A reef off the coast of Bali, Indonesia.Photo by CORAL staff

Indonesia

Unregulated fishing and other activities threaten coral reefs in Indonesia. CORAL is engaged in a multi-partner effort to build broad support at the community and government levels for co-managing an 89,000-hectare network of LMMAs (“Locally Managed Marine Areas,” similar to marine protected areas) in the Sunda-Banda Seascape that will protect coral reefs. We are now investigating conservation needs and opportunities in a traditional fishing community called Lamalera in Lesser Sunda, and exploring ways to help that community protect their marine resources.

We are also helping develop a financing mechanism to generate economic incentives for at least two major coral reef destination regencies in Bali—Karangasem and Buleleng—by replicating the successful voluntary donation dive tag program at Amed, where we have worked for several years. If successful, Bali will be a leader in supporting ecosystem-based management with regency-level entrance fees and incentives that promote large scale conservation. It could also be a model for other communities about how to integrate resource management with the necessary incentive and finance structures. 

CORAL is also building awareness about the problem of overharvesting sharks in Indonesia through a multi-faceted outreach campaign. CORAL and partners were able to help convince the Regency Government of Raja Ampat to sign a shark and manta ray sanctuary into law in 2013. The law protects sharks and rays in 46,000 square kilometers (18,000 square miles) of ocean off the coast of Raja Ampat.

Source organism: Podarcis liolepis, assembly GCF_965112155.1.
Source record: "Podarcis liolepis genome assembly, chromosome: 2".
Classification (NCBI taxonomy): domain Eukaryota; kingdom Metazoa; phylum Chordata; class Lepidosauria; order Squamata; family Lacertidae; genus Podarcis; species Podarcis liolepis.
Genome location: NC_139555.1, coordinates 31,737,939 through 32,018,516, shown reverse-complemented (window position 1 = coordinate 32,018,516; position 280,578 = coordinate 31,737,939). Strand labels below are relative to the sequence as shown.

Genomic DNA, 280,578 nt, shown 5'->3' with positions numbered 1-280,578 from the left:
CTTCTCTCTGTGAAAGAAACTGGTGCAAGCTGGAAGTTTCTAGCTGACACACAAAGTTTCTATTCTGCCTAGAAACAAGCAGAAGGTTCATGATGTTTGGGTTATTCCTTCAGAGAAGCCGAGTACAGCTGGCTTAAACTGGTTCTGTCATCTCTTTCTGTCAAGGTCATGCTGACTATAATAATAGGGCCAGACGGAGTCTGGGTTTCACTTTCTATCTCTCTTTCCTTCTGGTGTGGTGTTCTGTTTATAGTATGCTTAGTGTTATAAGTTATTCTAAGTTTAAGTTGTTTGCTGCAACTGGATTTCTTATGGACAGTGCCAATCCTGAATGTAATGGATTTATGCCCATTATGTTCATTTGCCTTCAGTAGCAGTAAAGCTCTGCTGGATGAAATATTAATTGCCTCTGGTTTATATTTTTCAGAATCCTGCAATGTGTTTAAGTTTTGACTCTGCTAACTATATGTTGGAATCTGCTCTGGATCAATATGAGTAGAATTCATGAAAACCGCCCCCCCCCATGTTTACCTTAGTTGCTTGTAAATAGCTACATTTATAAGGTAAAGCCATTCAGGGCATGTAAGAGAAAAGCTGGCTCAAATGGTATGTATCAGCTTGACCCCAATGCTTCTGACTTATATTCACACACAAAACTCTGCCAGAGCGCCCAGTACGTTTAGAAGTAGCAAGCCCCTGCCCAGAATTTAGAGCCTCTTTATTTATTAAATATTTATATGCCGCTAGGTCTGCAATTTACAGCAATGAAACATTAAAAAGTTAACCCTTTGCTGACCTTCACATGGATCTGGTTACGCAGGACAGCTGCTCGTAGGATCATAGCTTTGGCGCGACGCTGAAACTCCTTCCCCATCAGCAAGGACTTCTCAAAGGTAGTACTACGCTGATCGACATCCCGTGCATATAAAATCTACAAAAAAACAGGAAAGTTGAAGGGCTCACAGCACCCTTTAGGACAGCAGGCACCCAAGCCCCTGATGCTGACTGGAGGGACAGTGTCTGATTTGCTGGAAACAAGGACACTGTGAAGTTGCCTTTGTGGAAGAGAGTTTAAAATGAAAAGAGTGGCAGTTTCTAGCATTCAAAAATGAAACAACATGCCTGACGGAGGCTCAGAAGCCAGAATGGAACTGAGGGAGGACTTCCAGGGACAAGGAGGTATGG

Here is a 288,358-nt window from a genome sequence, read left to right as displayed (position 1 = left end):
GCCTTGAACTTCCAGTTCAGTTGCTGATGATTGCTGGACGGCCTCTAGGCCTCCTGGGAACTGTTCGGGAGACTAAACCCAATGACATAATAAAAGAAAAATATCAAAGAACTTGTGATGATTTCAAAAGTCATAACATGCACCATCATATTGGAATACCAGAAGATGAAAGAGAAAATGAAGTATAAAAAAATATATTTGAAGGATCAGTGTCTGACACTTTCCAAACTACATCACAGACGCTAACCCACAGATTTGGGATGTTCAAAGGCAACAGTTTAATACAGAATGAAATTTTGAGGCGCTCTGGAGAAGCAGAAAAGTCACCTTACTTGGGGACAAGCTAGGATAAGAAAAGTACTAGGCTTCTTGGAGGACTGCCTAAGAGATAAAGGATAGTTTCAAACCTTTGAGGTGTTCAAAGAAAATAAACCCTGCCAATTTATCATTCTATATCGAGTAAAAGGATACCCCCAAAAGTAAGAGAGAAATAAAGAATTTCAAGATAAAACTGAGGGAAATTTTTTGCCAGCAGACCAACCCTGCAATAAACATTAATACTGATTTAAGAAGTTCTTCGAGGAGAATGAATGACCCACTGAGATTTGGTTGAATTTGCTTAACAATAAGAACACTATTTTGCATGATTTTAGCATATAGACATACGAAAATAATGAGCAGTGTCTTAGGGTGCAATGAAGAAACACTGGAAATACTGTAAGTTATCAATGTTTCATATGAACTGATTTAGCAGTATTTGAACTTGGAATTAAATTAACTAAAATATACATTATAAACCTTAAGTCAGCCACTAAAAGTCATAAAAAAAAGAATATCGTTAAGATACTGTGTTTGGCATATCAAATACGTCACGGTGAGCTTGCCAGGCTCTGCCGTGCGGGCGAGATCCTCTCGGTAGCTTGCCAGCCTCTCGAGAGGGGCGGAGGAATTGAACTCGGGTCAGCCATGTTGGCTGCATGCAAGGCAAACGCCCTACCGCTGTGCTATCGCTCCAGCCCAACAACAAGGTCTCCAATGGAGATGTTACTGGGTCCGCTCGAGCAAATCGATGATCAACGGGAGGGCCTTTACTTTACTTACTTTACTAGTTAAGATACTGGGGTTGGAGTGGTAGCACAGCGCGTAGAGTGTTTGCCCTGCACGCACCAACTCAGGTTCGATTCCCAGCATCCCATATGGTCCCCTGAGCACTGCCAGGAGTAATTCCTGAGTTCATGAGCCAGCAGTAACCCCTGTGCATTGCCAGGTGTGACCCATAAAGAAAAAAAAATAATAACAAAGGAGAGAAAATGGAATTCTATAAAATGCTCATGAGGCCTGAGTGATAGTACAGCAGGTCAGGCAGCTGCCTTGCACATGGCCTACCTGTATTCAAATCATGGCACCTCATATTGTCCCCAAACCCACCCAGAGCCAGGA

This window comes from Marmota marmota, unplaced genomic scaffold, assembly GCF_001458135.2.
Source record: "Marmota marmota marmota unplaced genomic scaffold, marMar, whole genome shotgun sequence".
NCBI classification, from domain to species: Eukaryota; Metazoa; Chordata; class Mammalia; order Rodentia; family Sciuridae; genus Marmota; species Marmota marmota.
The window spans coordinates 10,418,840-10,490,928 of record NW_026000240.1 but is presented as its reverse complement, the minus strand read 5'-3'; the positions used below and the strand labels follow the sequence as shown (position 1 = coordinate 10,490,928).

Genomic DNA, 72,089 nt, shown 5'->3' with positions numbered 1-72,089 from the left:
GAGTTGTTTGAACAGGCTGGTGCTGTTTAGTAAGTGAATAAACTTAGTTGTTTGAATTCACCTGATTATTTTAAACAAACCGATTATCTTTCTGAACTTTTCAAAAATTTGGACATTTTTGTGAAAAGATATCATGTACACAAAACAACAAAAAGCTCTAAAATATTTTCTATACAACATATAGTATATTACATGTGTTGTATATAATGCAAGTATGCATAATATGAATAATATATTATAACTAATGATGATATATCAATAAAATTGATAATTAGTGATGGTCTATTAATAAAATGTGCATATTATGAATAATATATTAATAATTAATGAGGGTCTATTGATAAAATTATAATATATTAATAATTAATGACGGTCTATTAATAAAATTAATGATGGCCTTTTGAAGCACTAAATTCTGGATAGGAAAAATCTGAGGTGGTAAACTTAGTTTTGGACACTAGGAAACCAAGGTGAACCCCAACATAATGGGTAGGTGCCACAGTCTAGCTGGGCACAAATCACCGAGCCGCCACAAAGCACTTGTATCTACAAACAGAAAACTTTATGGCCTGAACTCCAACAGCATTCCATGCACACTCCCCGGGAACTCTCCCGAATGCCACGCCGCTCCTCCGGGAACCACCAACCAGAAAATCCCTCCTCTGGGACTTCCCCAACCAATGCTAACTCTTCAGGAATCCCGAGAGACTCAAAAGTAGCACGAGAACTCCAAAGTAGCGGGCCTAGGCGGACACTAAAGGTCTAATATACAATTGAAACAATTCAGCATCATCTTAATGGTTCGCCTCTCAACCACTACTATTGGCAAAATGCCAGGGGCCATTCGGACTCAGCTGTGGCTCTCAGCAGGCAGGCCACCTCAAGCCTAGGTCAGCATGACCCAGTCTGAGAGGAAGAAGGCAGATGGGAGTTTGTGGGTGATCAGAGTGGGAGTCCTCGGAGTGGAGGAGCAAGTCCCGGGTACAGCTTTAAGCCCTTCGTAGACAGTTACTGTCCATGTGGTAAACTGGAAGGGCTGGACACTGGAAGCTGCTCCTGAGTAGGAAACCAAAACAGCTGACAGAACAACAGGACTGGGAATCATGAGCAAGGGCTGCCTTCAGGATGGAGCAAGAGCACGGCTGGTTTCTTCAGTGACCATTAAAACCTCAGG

Read more about our work in Indonesia »

Other threats

Irresponsible marine recreation practices like anchoring on reefs and destructive local fishing with cyanide and dynamite pose direct threats to the reefs of Indonesia. Growing pressures on the Indonesian government to provide for the economic needs of its people make it hard to resist revenues offered by the commercial exploitation of natural resources. CORAL partners with local community members, government leaders, and marine recreation providers to develop economic alternatives through sustainable tourism and ongoing education.

Read more about threats and progress in Indonesia »

Our partners in Indonesia

Through its work with partners like Conservation International, the Head of the Regency Government (Bupati), and the Misool Eco Resort, CORAL has facilitated a new vision for the coral reefs of Indonesia. By fostering collaboration between local community members, government leaders, and marine recreation operators, CORAL is taking a proactive stance toward protection for this rich and valuable ecosystem.

Meet our partners in Indonesia »